Not only is there waste that sits in the toilet, but there are also toxic toilet bowl cleaner chemicals that many households use.


How A Toilet Uses Water

Essentially a toilet has two parts that hold water: the tank and the bowl. 

The tank is behind the bowl with a cover. It fills up and holds clean reserve water from the cold water service line. It refills when it empties water into the bowl upon flushing. 

The inner mechanisms of a toilet tank use a float, flush valve, and more that work in conjunction with the handle. When the handle is pressed to flush the toilet, wastewater from the bowl moves out and down the drain. 

Reserved and clean water from the tank moves into the bowl and then refills for the next flush.

This video offers a simple explanation of how a toilet works:

Gallons Per Flush (GPF)

According to the Environmental Protection Agency (EPA), toilets consume about 30% of a home’s water supply. Older and insufficient toilets can use up to six gallons of water with every flush.

To find out how much water your toilet uses for flushing, look for a label or marking near the seat’s hinges or on the underside of the tank’s lid. 

If you cannot find the information, you can search online or do the following:

  1. Remove the tank’s cover and mark the level inside where the water sits at with a pencil.
  2. Turn off the water service supply line behind the toilet. This will prevent water from refilling into the tank after flushing.
  3. Flush the toilet to empty the tank.
  4. Find a container that you know the measurement of. For example, you could use an empty gallon milk jug.
  5. Fill the container and pour it into the tank.
    • Keep track of how many times you pour the filled container into the tank.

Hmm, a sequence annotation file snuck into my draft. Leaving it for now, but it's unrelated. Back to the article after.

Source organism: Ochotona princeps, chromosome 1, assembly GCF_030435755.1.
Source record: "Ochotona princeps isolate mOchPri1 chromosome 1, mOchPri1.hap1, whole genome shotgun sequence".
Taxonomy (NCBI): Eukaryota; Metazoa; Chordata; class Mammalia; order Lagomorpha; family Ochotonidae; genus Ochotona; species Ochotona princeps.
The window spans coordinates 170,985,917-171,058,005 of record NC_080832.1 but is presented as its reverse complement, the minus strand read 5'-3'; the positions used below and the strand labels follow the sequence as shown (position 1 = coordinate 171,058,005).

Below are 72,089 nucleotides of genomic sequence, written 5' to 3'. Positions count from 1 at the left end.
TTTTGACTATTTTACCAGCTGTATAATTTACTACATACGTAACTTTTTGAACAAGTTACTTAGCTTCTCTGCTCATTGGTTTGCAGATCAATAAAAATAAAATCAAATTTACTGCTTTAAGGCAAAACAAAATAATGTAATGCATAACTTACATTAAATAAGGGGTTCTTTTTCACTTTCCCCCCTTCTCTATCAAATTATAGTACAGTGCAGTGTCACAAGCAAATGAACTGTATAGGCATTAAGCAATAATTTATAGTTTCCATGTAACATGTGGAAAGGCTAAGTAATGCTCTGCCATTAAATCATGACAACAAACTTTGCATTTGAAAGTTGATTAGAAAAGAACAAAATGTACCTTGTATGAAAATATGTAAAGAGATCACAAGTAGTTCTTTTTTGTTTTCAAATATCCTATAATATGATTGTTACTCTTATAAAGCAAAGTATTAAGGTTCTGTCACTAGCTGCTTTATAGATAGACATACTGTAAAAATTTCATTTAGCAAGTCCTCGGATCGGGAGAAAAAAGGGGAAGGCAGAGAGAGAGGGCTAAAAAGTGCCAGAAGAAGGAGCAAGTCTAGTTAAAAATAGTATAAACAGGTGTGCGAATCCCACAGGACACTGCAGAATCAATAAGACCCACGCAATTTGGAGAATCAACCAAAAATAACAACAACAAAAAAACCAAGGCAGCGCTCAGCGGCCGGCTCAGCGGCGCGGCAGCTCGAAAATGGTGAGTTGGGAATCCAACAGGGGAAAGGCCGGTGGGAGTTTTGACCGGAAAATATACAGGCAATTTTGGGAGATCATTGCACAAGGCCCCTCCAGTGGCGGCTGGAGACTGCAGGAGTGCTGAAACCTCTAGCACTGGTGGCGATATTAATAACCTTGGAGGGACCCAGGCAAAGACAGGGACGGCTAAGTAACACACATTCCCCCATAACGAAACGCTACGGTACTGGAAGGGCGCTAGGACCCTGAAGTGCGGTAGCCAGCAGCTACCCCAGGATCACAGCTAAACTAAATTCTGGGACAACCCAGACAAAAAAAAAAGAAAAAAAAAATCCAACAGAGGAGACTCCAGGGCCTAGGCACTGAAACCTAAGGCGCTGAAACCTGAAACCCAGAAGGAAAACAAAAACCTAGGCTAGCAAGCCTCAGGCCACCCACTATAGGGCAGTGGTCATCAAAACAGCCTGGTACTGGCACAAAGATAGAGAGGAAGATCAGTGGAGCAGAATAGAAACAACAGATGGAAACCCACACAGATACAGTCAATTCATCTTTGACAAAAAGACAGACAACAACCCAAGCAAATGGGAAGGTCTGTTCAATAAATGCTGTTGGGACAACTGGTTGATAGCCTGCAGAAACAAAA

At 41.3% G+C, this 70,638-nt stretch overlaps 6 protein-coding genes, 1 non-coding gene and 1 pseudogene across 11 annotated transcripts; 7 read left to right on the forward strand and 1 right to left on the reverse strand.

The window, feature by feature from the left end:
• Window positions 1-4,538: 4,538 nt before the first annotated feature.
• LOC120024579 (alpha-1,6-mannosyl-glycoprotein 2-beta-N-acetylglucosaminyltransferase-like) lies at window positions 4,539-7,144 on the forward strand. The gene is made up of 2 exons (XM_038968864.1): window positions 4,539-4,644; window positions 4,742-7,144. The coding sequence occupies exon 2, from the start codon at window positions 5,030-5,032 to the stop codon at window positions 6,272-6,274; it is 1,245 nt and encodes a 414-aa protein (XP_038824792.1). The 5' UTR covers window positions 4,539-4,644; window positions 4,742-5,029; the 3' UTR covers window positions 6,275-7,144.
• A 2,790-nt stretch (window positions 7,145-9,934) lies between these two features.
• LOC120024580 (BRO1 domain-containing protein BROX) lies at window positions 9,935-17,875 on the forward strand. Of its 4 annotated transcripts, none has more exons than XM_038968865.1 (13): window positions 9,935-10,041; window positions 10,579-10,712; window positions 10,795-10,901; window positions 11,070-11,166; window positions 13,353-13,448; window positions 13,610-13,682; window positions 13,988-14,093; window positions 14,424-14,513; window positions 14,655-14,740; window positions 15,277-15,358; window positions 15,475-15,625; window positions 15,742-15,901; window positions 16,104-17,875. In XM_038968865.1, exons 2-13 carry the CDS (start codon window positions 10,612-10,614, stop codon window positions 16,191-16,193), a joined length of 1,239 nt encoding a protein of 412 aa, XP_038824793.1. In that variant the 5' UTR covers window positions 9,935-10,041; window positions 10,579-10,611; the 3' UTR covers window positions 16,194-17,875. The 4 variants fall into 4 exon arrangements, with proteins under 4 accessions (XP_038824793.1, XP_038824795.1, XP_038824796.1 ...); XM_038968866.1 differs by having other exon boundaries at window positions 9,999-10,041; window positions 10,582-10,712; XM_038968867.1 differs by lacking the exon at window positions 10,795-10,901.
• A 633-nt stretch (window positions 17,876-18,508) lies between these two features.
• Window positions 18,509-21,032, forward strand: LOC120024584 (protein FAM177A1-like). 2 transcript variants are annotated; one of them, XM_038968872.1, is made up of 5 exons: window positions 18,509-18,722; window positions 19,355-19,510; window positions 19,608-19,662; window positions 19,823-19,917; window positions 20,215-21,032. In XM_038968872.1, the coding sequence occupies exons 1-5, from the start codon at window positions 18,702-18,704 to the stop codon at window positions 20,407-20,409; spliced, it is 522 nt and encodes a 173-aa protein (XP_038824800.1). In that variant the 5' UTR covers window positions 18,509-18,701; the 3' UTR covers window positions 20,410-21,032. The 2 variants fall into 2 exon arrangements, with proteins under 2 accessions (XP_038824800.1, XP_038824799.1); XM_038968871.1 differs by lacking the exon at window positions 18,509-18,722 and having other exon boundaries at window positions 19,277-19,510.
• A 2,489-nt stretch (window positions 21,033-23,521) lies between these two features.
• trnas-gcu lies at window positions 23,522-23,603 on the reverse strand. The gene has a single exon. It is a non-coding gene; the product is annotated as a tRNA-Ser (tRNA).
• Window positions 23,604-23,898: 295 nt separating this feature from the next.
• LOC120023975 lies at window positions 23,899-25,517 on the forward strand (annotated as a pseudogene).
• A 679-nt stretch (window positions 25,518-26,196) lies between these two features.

6. Once you reach the pencil line, you can stop pouring and determine the total amount of water you needed to fill it.
  7. Once you know how much water your toilet uses you can roughly determine how much water you use daily. 
    • For example, if your tank holds three gallons of water, and you use the bathroom on average five times a day, then you have flushed away 15 gallons of water per day. 
    • For larger families and increased toilet usage, that can add up rather quickly!

How To Make A Toilet Use Less Water

New toilets use far less water than older models, typically from 1.28 to 1.6 gpf. When you consume less water, your water bills will also go down. 

If purchasing a new toilet, look for a “WaterSense” label or a low flush option, and an information label indicating the amount of water used. 

Many toilets now offer dual controls for low and high volumes of flushing. The higher volume uses more water to flush solid waste.

Stop Leaks And Replace Parts

If your toilet tank is leaking or malfunctioning, you can waste hundreds of gallons weekly. 

Check the flapper and mechanisms for signs of mineral deposits or decay in the toilet tank to make sure all parts are working as they should. Most of these parts are easy to replace on your own with a quick trip to the home improvement store.